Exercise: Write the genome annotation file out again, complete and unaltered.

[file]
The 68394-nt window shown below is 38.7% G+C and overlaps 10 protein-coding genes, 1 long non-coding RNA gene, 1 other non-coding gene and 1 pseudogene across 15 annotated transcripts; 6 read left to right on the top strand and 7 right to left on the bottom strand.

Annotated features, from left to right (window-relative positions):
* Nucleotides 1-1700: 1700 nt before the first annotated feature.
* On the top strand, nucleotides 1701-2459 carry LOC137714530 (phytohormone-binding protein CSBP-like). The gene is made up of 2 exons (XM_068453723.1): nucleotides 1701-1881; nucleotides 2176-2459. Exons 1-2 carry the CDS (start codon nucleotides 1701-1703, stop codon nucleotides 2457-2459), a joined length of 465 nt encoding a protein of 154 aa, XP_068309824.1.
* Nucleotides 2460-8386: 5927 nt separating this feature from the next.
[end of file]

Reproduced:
The 68394-nt window shown below is 38.7% G+C and overlaps 10 protein-coding genes, 1 long non-coding RNA gene, 1 other non-coding gene and 1 pseudogene across 15 annotated transcripts; 6 read left to right on the top strand and 7 right to left on the bottom strand.

Annotated features, from left to right (window-relative positions):
* Nucleotides 1-1700: 1700 nt before the first annotated feature.
* On the top strand, nucleotides 1701-2459 carry LOC137714530 (phytohormone-binding protein CSBP-like). The gene is made up of 2 exons (XM_068453723.1): nucleotides 1701-1881; nucleotides 2176-2459. Exons 1-2 carry the CDS (start codon nucleotides 1701-1703, stop codon nucleotides 2457-2459), a joined length of 465 nt encoding a protein of 154 aa, XP_068309824.1.
* Nucleotides 2460-8386: 5927 nt separating this feature from the next.